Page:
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Costa Rica: Field Research in the Environment, Social Sciences, & Humanities

San José & field sites, Costa Rica

Michael McCoy

Areas of expertise

Control of Agricultural Damage by Wildlife Species, Wetland Ecology and Rehabilitation, Tropical Dry Forest Ecology

Degrees

  • B.Sc. in Wildlife and Range Management, Humboldt State University
  • M.Sc. in Wildlife and Range Management, Humboldt State University

Potential student research areas

  • Follow up study on tourist boat impacts to waterbird colony of Bird Island of Tempisque River, Puerto Humo
  • Manual roto-tilling impact of contaminated beach sand for improving hatching rate for Olive Ridley mass-aggregate nesting turtles, Ostional
  • Rates of bacterial and fungal infections in differing sectors, depths of sand of aggregate nesting area for marine turtles (ideal for microbiologists)
  • Harvest techniques and Population characteristics of harvested Pacific lobsters from small-scale fisherman of the Tarcoles Cooperative
  • Confirmation of sexual maturity associated with size of harvested fish species from small-scale fisherman of the Tarcoles Cooperative
  • Sociological study on impact to agricultural reform by recent farmers’ sale-off of their own government-handed personal plots, with emphasis in Guanacaste ricelands
  • Sociological study of the Bagatzi Womens’ Group working on community-based ecotourism and especially with their hand-made cattail paper project
  • Behavioral foraging study of Jabiru storks in irrigated rice fields in Guanacaste (or approximately 20 other species of waterfowl)
  • Testing of repellents against rice grain stink bugs in irrigated ricelands of Guanacaste (ideal for those interested in agriculture)
  • Economic study of pros and cons of the CoopeTarcoles small-scale fisherman organization, Tarcoles, Costa Rica
  • Small-scale rice farmer attitudes on benefits received from the 8-yr old Rice Corporation
  • Small-scale rice farmer opinions on their present needs in Guanacaste
  • Waterfowl ecology in irrigated rice fields of Guanacaste
  • Impact of recent electricity-producing windmills on bird mortality
  • Impact of high-tension power lines and transmission towers on bird mortality
  • Ecological and economic impact of sugar cane cultivation expansion in Guanacaste

Biography

Mike McCoy was born and raised in St. Louis, MO and he hunted and fished in nearby areas, which led to his studies in wildlife management.  Graduating from Humboldt State University, Arcata, CA in 1975 with a double B.Sc. in Wildlife and Range Management, Mr. McCoy entered Peace Corps that year to work in agricultural research project with the Agricultural and Livestock Ministry in Costa Rican highlands.  Then he taught wildlands management, wildlife seminar and wildlife management courses at the University of Costa Rica. In 1980,  Mr. McCoy was hired to teach wildlands and wildlife management course in Environmental Sciences School (EDECA) of Universidad Nacional of Costa Rica, then in the M.Sc. graduate program in wildlife management in the same university, which he helped cofound with C. Vaughan. He has participated in about 70 M.Sc. thesis committees.  Mr. McCoy and C. Vaughan coedited the international scientific journal, Vida Silvestre Neotropical, from 1993 to 2005.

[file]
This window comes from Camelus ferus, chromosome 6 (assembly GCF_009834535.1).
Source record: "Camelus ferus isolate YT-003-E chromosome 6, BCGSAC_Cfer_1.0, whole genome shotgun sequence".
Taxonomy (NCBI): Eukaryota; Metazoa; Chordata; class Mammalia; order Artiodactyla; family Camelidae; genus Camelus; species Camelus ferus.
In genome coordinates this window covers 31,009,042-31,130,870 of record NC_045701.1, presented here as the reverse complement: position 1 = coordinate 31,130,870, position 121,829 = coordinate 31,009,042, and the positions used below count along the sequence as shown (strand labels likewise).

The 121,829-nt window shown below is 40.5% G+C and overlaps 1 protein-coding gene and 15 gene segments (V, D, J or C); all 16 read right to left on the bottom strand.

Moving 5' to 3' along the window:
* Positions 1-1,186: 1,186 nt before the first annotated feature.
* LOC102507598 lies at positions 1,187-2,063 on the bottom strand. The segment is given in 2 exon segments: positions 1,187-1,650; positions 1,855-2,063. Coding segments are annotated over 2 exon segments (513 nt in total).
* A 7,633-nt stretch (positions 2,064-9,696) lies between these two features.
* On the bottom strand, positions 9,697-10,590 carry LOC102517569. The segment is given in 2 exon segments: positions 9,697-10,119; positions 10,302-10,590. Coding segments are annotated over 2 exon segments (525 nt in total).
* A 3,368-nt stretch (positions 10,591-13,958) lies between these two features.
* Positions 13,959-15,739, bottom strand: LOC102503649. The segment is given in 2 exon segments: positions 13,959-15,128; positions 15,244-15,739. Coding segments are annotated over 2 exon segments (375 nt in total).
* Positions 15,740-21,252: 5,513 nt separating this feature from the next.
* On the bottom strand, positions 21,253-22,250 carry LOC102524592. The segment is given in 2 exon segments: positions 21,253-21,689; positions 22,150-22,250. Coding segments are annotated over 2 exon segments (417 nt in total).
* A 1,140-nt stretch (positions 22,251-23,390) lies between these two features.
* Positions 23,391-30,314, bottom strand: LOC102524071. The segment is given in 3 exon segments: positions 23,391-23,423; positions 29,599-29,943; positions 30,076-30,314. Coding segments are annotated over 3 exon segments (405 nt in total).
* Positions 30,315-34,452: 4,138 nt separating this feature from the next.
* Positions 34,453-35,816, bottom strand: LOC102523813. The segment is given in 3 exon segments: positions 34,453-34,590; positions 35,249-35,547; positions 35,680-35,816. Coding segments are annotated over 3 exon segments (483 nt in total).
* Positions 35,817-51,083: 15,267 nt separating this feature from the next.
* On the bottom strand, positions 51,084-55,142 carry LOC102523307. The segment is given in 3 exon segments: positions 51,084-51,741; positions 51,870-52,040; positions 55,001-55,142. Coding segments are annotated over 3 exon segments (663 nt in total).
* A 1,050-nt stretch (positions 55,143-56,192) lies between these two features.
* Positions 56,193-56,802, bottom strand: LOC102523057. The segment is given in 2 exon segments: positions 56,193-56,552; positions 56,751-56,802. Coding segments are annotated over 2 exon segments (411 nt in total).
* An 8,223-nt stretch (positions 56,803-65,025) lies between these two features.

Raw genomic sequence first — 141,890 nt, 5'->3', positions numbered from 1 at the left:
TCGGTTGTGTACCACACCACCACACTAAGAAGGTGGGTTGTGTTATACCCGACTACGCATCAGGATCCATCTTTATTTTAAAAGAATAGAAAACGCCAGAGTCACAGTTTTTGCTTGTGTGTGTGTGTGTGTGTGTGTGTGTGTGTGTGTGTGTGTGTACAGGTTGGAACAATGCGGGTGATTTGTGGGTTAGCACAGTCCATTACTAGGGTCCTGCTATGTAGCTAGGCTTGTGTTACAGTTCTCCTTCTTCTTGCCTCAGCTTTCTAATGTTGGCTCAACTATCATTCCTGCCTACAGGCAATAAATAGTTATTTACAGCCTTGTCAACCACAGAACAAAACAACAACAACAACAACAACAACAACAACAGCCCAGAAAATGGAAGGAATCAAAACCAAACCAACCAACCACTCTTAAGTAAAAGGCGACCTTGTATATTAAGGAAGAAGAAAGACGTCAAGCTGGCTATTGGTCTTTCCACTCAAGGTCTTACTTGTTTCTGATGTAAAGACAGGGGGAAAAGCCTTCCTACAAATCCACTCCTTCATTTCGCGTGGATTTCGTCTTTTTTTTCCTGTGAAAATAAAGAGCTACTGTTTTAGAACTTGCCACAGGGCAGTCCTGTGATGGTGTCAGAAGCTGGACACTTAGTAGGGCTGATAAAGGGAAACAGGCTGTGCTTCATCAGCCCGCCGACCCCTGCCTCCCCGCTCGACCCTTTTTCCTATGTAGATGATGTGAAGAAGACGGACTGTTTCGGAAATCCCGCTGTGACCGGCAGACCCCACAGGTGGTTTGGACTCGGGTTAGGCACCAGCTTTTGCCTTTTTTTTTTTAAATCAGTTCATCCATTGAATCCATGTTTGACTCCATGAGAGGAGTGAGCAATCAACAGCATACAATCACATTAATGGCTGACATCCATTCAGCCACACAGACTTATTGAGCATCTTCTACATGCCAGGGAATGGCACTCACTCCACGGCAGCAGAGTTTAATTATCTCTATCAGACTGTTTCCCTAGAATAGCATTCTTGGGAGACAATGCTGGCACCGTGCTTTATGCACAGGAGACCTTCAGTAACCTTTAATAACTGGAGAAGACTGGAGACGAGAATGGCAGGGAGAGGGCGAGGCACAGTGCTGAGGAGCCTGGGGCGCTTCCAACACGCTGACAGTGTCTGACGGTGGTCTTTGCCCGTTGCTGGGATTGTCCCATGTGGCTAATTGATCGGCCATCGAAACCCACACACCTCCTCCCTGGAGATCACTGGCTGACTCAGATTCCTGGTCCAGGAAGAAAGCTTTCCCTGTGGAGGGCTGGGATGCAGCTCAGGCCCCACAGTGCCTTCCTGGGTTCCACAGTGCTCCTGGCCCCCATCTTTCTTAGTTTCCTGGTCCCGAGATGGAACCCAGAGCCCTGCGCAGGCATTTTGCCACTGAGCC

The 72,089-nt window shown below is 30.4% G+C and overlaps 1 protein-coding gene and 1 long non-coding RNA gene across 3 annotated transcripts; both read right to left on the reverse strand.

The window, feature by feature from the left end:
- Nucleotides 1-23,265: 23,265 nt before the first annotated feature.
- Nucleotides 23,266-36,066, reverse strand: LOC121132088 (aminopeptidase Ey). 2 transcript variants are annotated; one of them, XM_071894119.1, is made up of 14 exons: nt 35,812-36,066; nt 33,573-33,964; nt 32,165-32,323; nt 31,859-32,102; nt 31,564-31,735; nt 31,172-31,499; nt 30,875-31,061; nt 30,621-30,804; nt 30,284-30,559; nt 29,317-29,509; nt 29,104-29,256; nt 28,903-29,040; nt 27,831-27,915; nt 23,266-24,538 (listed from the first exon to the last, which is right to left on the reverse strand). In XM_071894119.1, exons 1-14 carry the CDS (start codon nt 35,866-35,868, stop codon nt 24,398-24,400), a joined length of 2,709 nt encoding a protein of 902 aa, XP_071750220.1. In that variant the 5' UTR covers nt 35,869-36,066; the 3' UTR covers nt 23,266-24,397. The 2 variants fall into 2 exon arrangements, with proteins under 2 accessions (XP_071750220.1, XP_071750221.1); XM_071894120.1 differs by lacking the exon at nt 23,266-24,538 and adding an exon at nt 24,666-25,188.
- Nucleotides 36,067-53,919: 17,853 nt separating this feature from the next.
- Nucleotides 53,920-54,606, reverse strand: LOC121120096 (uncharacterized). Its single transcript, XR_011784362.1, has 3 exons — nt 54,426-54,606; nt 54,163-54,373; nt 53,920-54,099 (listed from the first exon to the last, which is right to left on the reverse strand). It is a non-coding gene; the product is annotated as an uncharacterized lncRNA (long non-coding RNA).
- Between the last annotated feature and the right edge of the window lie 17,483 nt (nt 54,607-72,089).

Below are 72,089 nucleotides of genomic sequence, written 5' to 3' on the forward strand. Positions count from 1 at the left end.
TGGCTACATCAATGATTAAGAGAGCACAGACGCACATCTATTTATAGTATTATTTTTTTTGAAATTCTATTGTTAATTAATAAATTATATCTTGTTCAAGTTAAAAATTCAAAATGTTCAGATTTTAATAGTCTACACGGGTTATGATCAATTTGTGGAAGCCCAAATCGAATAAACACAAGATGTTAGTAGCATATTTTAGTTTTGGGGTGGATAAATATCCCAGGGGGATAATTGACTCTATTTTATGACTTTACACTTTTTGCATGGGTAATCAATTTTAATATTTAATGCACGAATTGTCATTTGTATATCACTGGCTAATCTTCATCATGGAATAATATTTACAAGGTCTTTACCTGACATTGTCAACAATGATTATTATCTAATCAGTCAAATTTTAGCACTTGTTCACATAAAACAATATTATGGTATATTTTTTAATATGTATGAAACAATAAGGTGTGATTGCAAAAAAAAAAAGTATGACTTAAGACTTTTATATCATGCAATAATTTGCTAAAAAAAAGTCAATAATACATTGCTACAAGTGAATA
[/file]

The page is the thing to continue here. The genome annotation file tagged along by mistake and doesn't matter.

Costa Rica: Field Research in the Environment, Social Sciences, & Humanities

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Sarah Jane Algar My semester in Costa Rica with ACM was hands-down the most exciting, interesting, and formative semester of my college years. In one semester, I absorbed more Spanish, Costa Rican culture, and knowledge of ecology and the scientific process than I knew possible. Personally, I pushed myself out of my comfort zone in the security of the supportive ACM staff and my host family and gained self-confidence and independence while seeking out the adventure I craved. The ACM Costa Rica Field Research Program is unique among Costa Rica study abroad semesters in that they guide you, with the support of a mentor, in an independent research project that has the potential of being published. In my case, I was told that my first-author publication was a deciding factor in my acceptance to graduate school, where I received my Ph.D. in Zoology. It worked out well for me, since it was my experience in this program that fostered my passion to pursue graduate school in the first place.

—Sarah Jane Algar, Costa Rica, Spring 1997

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